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Jed Boal ReportingIf you enlist in the military today, there's a good chance you'll deploy before you're done serving. At Camp Williams this week more than 200 high school students from Utah and Idaho are learning more about that military path and more about themselves.
While military recruiting is sluggish across the country, these young Utahns are eager to find out for themselves if they can answer the call.
Maygen Charles, JROTC Cadet, West H.S. Salt Lake: "We're all American, we gotta pitch in somehow."
This is leadership camp for the Junior Reserve Officer's Training Corps.
James Hoppe, JROTC Cadet, Independence H.S. Provo: "It's important to me because it helps build my character."
The cadets will expand their comfort zones and see if the military is right for them, before they are even old enough to enlist.
James Hoppe: "It's fun. You gotta open up and give it your all and you get that much in return."
Alfredo Caballero just graduated from Ogden High School. He enlisted in the Air Force and heads off for basic training August 1st. Caballero was born in Mexico and pursues a military career for one primary reason.
Alfredo Caballero, JROTC Cadet: "Patriotism, I want to give back everything this country has given to me."
Like other cadets he had just started high school when terrorists attacked the US on September 11th, 2001.
Alfredo Caballero: "We can't take anything for granted. Somebody has to defend this country. I need to step up and help out with everyone else that is doing it."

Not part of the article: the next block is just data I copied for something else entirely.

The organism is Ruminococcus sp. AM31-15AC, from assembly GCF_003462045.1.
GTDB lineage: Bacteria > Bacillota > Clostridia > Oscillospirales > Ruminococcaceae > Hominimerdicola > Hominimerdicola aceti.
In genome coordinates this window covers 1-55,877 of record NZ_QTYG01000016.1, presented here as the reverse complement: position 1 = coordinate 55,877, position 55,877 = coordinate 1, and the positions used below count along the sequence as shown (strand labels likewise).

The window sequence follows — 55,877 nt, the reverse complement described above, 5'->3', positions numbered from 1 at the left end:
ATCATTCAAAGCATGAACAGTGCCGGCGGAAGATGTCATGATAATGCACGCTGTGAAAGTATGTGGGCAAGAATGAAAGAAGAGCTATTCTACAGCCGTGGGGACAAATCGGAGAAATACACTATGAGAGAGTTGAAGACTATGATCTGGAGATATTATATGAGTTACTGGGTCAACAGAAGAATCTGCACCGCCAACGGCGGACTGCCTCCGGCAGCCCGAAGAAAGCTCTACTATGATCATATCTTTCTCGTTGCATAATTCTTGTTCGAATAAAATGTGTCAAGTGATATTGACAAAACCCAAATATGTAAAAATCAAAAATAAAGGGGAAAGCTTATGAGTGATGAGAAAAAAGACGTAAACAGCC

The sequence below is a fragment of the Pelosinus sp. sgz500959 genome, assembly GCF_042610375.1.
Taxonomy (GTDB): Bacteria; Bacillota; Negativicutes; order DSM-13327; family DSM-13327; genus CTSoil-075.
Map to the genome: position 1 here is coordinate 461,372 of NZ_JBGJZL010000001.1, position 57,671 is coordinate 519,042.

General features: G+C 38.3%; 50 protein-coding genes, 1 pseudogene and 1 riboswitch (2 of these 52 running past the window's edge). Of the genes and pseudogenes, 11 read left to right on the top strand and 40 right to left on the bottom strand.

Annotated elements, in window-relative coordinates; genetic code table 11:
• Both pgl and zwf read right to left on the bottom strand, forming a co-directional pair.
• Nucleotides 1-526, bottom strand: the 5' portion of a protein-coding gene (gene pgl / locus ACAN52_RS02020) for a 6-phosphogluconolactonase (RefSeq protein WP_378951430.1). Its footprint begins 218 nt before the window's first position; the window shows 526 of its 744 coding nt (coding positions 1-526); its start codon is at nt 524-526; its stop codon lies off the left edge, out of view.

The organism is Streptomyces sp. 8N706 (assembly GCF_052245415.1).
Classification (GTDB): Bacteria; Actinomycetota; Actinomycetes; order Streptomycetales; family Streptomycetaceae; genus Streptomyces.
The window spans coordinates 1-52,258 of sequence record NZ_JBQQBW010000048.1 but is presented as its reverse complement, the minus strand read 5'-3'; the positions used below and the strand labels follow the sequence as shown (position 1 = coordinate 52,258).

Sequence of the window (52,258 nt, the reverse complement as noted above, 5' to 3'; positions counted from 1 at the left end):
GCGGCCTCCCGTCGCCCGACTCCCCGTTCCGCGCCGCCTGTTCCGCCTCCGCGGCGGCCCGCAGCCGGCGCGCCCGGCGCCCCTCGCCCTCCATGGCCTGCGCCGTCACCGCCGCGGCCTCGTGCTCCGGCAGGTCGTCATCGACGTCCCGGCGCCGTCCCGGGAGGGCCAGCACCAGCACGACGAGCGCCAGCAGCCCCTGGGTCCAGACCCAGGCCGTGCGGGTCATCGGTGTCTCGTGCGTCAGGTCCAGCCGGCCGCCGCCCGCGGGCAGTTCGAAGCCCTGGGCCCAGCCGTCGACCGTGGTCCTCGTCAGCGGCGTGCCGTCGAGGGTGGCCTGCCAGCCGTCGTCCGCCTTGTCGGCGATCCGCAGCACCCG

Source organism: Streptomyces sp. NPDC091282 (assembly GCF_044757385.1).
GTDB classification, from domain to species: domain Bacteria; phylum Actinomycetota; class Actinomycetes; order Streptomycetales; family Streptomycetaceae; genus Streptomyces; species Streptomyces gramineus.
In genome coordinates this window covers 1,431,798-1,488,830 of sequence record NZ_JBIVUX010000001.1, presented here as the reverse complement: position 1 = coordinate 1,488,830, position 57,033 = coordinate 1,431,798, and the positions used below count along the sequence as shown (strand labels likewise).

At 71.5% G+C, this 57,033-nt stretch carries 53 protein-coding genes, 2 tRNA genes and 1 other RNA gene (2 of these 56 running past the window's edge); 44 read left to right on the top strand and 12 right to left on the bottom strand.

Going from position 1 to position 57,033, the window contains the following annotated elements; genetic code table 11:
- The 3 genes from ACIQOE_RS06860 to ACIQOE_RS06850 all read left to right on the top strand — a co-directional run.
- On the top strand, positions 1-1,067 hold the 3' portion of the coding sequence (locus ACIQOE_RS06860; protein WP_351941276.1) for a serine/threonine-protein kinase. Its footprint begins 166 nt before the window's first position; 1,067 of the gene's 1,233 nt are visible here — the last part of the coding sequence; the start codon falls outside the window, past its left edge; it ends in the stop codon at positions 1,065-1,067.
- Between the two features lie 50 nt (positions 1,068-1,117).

About half of the students who stick with the program until they graduate end up choosing a path in the military. But the leaders and the cadets agree that this is a worthwhile program no matter what the cadets decide to do.
Lt. Col. Don Hall (Ret), JROTC Training Officer: "We feel like even if they never join the military, what they gain out of ROTC will be of value to them."
James Hoppe: "You're more confident among your peers, you can try things you haven't tried before. It makes you a better person overall, I feel."
While there's no commitment on the line, many consider the sobering reality of combat.
Maygen Charles: "It will give you a chance to prove yourself, show 'em what you got and defend your country."
Even if their peers do not understand.
James Hoppe: "They think I'm crazy, but I think America's worth fighting for."
While the cadets train at Camp Williams they stay in army barracks and eat MRE's, or Meals Ready to Eat. The cadets tell us they like the military rations, even if long-time soldiers tend to grumble about the grub.